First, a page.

Brendon McCullum bruised but not beaten

The Black Caps are fully confident skipper Brendon McCullum will be available when they resume their cricket World Cup campaign against Afghanistan.

During a typically blazing knock in New Zealand’s one-wicket win over Australia in Auckland, McCullum had bludgeoned 22 runs off seven balls when he took a nasty blow to his left arm from pace bowler Mitchell Johnson.

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He needed treatment before batting on, scoring a 24-ball 50.

Coach Mike Hesson described the injury as deep bruising and said McCullum should definitely be right by the time of the Afghanistan fixture in Napier next Sunday.

“It’s pretty swollen at the moment,” Hesson said.

McCullum gets hit on the arm during the Kiwis' win. Photo: Getty

McCullum gets hit on the arm during the Kiwis’ win. Photo: Getty

“We’ll make another assessment in a day or so, but all signs are that he will be fine.”

The Black Caps have fielded the same XI in garnering four wins from four matches.

Indications have been that the four players not used yet – Tom Latham, Nathan McCullum, Mitchell McClenaghan and Kyle Mills – would get game time next weekend or in the last pool match against Bangladesh.

But Hesson said selection was always a balancing act.

“When you have a week between games, if you leave out some of your key players, it can be two weeks before they play again, which is a long time,” he said.

“We’ll have to sit down and work out the pros and cons of both, but as we’ve said all along, all 15 are key players for us, and if they have to perform a role, I’m sure they will.”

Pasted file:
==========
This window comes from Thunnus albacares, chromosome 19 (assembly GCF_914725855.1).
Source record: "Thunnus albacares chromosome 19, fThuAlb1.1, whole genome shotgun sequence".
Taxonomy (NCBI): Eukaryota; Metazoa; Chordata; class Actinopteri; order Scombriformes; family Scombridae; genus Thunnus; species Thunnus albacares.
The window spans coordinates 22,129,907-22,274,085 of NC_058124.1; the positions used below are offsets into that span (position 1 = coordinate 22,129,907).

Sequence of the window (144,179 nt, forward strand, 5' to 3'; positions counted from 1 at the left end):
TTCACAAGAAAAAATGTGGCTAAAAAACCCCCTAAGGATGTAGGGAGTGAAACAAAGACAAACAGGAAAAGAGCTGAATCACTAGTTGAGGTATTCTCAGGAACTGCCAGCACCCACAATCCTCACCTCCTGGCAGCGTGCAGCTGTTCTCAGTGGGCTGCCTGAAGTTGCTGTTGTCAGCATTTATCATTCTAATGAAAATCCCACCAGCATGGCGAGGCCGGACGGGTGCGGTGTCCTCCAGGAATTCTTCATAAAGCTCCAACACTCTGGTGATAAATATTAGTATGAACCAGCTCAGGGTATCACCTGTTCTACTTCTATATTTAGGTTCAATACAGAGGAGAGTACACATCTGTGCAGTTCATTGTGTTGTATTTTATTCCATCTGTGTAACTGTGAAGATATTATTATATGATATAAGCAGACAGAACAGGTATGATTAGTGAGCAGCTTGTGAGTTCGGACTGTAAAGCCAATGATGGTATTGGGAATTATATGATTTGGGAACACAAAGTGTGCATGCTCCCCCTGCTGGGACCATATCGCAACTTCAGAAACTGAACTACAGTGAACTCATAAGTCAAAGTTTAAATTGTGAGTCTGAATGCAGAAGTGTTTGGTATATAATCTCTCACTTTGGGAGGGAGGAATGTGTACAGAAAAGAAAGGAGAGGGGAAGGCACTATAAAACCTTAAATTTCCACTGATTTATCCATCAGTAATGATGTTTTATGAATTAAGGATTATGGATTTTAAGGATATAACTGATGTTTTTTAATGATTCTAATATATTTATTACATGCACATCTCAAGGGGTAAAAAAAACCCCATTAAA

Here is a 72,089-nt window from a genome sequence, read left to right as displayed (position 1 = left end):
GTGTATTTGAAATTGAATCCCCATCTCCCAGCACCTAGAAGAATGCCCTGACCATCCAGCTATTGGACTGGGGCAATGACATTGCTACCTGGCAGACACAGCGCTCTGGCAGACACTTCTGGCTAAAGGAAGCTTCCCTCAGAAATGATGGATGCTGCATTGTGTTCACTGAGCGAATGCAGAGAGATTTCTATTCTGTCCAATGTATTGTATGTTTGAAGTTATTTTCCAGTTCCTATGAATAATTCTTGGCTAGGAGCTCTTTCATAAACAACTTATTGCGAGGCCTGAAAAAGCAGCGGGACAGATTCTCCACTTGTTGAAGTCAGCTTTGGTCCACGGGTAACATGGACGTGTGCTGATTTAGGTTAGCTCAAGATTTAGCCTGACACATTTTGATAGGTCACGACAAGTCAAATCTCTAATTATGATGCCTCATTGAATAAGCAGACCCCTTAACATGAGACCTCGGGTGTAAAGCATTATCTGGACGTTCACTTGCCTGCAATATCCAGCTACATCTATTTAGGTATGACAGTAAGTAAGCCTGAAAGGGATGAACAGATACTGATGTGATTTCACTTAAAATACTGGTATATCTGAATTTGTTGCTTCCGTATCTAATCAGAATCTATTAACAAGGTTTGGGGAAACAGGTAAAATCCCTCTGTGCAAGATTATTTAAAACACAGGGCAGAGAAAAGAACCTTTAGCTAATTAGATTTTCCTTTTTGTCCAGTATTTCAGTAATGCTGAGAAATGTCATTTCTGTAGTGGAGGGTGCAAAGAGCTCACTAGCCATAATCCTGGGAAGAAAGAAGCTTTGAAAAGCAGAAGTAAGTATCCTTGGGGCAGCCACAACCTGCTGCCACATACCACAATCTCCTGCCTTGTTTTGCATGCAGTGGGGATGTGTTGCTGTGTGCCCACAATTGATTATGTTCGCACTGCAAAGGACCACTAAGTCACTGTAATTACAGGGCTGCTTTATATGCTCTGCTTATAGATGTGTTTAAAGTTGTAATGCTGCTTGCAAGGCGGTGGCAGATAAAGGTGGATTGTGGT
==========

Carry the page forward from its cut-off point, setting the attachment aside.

Against Australia, two players who performed significant roles were paceman Trent Boult and top-order batsman Kane Williamson.

Boult took his maiden five-wicket bag in ODIs with 5 for 27 as Australia were skittled for 151.

In New Zealand’s chase, Williamson kept his composure while wickets tumbled at the other end, with pace bowler Mitchell Starc the chief destroyer with a career-best 6 for 28.

With six runs still needed and number 11 batsman Boult at the other end, Williamson played a shot that will not be forgotten easily, lofting a Pat Cummins delivery back over the pacemen’s head and clearing the boundary rope.

He finished on 45 not out.

Asked what he was thinking as New Zealand collapsed from the relative comfort of 4 for 131 to 9 for 146, Hesson admitted “there was quite a bit going on underneath”.

He said Boult, who came in as Starc had his second opportunity of the innings for a hat-trick, showed plenty of character to see out the last two balls of the over.

“At that point, Kane realised he needed to make a bit of a move,” he said.

“He had to play the shot he did in the situation. To go down the line of the ball and pick it up like that showed a lot of guts and a heck of a lot of skill as well.”

The win not only meant New Zealand regained the Chappell-Hadlee Trophy, but it also put them on the threshold of confirming a place in the quarter-finals.



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